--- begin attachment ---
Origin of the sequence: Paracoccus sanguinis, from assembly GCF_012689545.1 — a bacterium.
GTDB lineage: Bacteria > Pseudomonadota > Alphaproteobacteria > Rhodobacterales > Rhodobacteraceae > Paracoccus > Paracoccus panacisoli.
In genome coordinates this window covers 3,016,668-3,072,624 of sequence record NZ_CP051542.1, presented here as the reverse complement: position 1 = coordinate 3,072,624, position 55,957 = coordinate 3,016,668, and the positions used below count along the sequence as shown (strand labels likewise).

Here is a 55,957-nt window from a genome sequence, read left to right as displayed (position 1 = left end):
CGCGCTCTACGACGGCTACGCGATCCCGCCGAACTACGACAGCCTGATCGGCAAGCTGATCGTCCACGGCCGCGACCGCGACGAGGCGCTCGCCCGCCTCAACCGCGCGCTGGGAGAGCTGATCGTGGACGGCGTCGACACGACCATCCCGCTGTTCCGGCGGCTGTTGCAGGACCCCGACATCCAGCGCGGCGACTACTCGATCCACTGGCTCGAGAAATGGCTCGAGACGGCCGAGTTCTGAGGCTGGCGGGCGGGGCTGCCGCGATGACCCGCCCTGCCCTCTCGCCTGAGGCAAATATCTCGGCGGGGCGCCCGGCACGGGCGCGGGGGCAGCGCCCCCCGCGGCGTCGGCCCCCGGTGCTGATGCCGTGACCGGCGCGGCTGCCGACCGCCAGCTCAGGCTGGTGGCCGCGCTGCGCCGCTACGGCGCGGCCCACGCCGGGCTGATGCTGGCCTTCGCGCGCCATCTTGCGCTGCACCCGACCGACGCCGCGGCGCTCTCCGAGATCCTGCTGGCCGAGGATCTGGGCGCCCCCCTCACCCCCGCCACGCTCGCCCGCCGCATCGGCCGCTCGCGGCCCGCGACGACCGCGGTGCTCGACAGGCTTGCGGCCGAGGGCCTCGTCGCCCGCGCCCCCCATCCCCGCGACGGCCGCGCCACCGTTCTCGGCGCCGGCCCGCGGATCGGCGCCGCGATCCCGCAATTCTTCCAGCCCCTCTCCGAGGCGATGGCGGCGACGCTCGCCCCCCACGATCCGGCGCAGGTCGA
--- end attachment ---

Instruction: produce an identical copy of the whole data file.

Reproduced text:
Origin of the sequence: Paracoccus sanguinis, from assembly GCF_012689545.1 — a bacterium.
GTDB lineage: Bacteria > Pseudomonadota > Alphaproteobacteria > Rhodobacterales > Rhodobacteraceae > Paracoccus > Paracoccus panacisoli.
In genome coordinates this window covers 3,016,668-3,072,624 of sequence record NZ_CP051542.1, presented here as the reverse complement: position 1 = coordinate 3,072,624, position 55,957 = coordinate 3,016,668, and the positions used below count along the sequence as shown (strand labels likewise).

Here is a 55,957-nt window from a genome sequence, read left to right as displayed (position 1 = left end):
CGCGCTCTACGACGGCTACGCGATCCCGCCGAACTACGACAGCCTGATCGGCAAGCTGATCGTCCACGGCCGCGACCGCGACGAGGCGCTCGCCCGCCTCAACCGCGCGCTGGGAGAGCTGATCGTGGACGGCGTCGACACGACCATCCCGCTGTTCCGGCGGCTGTTGCAGGACCCCGACATCCAGCGCGGCGACTACTCGATCCACTGGCTCGAGAAATGGCTCGAGACGGCCGAGTTCTGAGGCTGGCGGGCGGGGCTGCCGCGATGACCCGCCCTGCCCTCTCGCCTGAGGCAAATATCTCGGCGGGGCGCCCGGCACGGGCGCGGGGGCAGCGCCCCCCGCGGCGTCGGCCCCCGGTGCTGATGCCGTGACCGGCGCGGCTGCCGACCGCCAGCTCAGGCTGGTGGCCGCGCTGCGCCGCTACGGCGCGGCCCACGCCGGGCTGATGCTGGCCTTCGCGCGCCATCTTGCGCTGCACCCGACCGACGCCGCGGCGCTCTCCGAGATCCTGCTGGCCGAGGATCTGGGCGCCCCCCTCACCCCCGCCACGCTCGCCCGCCGCATCGGCCGCTCGCGGCCCGCGACGACCGCGGTGCTCGACAGGCTTGCGGCCGAGGGCCTCGTCGCCCGCGCCCCCCATCCCCGCGACGGCCGCGCCACCGTTCTCGGCGCCGGCCCGCGGATCGGCGCCGCGATCCCGCAATTCTTCCAGCCCCTCTCCGAGGCGATGGCGGCGACGCTCGCCCCCCACGATCCGGCGCAGGTCGA